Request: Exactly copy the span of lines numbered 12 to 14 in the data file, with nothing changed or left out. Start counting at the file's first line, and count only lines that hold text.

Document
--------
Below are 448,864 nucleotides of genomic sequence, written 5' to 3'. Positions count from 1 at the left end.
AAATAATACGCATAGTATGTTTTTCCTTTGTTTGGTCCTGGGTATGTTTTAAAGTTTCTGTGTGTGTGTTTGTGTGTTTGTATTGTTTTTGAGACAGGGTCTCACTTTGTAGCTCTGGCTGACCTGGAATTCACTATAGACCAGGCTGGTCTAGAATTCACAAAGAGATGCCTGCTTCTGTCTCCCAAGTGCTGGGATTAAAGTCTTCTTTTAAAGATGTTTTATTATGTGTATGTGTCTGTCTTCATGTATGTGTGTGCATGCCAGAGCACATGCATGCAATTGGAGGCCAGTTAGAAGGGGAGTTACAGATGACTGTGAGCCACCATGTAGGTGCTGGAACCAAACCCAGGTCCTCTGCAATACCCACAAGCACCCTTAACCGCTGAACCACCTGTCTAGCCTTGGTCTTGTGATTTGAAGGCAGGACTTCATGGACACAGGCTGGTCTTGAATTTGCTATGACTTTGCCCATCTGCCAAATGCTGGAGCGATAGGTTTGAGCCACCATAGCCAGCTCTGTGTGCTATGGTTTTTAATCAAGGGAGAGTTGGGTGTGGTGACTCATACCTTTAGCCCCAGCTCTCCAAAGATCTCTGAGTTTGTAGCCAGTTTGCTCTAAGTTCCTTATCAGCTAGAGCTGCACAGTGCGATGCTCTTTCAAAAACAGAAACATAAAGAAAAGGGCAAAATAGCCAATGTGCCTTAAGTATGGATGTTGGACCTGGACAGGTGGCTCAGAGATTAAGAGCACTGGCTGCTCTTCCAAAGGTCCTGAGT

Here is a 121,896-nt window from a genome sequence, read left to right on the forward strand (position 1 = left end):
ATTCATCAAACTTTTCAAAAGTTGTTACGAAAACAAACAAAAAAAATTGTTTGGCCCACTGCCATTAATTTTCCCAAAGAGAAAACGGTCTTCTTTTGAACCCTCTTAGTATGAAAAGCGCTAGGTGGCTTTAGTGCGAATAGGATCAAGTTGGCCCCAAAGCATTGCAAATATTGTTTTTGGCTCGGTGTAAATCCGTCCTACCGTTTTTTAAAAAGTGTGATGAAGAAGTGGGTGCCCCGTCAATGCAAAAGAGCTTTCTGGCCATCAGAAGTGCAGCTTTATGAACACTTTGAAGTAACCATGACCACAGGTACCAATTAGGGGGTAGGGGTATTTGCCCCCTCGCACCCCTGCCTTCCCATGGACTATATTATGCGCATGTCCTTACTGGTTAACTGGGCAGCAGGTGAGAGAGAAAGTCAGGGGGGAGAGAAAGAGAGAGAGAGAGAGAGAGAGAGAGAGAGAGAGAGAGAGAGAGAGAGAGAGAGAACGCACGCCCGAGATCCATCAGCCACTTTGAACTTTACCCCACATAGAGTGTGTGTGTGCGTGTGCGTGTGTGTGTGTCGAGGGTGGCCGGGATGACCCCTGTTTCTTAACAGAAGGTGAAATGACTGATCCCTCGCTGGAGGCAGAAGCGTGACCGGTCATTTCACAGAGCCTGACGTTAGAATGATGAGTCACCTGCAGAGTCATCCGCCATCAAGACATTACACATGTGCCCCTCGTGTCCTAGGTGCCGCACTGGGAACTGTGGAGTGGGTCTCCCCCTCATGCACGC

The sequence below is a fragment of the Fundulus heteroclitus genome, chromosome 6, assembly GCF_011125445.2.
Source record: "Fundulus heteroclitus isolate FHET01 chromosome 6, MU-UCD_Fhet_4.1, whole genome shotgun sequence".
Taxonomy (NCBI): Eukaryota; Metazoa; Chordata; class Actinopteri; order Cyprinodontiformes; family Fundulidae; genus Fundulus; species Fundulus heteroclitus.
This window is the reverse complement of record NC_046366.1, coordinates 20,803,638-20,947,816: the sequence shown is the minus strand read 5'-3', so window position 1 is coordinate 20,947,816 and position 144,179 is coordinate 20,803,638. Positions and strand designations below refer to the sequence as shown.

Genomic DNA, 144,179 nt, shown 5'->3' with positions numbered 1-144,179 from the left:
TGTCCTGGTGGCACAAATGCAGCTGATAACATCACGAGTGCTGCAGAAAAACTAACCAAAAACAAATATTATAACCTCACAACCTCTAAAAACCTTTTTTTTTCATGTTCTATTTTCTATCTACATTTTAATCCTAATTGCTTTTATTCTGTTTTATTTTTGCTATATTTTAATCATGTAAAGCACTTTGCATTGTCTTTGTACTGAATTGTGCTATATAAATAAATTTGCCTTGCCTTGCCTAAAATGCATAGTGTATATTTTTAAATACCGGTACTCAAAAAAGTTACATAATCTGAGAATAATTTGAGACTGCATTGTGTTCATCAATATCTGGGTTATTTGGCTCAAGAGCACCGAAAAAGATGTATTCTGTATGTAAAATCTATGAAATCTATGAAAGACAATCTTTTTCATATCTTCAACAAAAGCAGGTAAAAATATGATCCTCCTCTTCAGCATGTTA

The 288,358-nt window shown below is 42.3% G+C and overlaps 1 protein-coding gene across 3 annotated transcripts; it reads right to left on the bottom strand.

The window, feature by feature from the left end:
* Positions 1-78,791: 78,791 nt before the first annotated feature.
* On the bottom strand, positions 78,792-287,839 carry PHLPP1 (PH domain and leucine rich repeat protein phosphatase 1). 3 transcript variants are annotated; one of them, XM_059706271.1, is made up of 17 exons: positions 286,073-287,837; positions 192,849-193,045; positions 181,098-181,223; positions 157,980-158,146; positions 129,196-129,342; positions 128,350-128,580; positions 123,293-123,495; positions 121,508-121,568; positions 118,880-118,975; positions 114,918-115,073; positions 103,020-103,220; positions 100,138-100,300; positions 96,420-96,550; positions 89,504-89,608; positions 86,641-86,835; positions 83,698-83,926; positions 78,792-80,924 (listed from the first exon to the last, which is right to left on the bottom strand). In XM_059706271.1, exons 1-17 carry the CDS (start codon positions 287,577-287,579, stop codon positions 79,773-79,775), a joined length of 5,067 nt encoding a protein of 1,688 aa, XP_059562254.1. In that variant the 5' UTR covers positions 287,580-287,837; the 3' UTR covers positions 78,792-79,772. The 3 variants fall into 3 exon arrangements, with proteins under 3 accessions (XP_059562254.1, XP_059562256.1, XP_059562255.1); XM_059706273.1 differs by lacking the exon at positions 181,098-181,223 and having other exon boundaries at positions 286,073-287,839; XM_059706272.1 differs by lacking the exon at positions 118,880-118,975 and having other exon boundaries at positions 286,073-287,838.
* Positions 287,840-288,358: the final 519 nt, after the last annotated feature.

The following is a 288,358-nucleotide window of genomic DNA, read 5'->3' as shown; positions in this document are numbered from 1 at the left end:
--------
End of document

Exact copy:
The window, feature by feature from the left end:
* Positions 1-78,791: 78,791 nt before the first annotated feature.
* On the bottom strand, positions 78,792-287,839 carry PHLPP1 (PH domain and leucine rich repeat protein phosphatase 1). 3 transcript variants are annotated; one of them, XM_059706271.1, is made up of 17 exons: positions 286,073-287,837; positions 192,849-193,045; positions 181,098-181,223; positions 157,980-158,146; positions 129,196-129,342; positions 128,350-128,580; positions 123,293-123,495; positions 121,508-121,568; positions 118,880-118,975; positions 114,918-115,073; positions 103,020-103,220; positions 100,138-100,300; positions 96,420-96,550; positions 89,504-89,608; positions 86,641-86,835; positions 83,698-83,926; positions 78,792-80,924 (listed from the first exon to the last, which is right to left on the bottom strand). In XM_059706271.1, exons 1-17 carry the CDS (start codon positions 287,577-287,579, stop codon positions 79,773-79,775), a joined length of 5,067 nt encoding a protein of 1,688 aa, XP_059562254.1. In that variant the 5' UTR covers positions 287,580-287,837; the 3' UTR covers positions 78,792-79,772. The 3 variants fall into 3 exon arrangements, with proteins under 3 accessions (XP_059562254.1, XP_059562256.1, XP_059562255.1); XM_059706273.1 differs by lacking the exon at positions 181,098-181,223 and having other exon boundaries at positions 286,073-287,839; XM_059706272.1 differs by lacking the exon at positions 118,880-118,975 and having other exon boundaries at positions 286,073-287,838.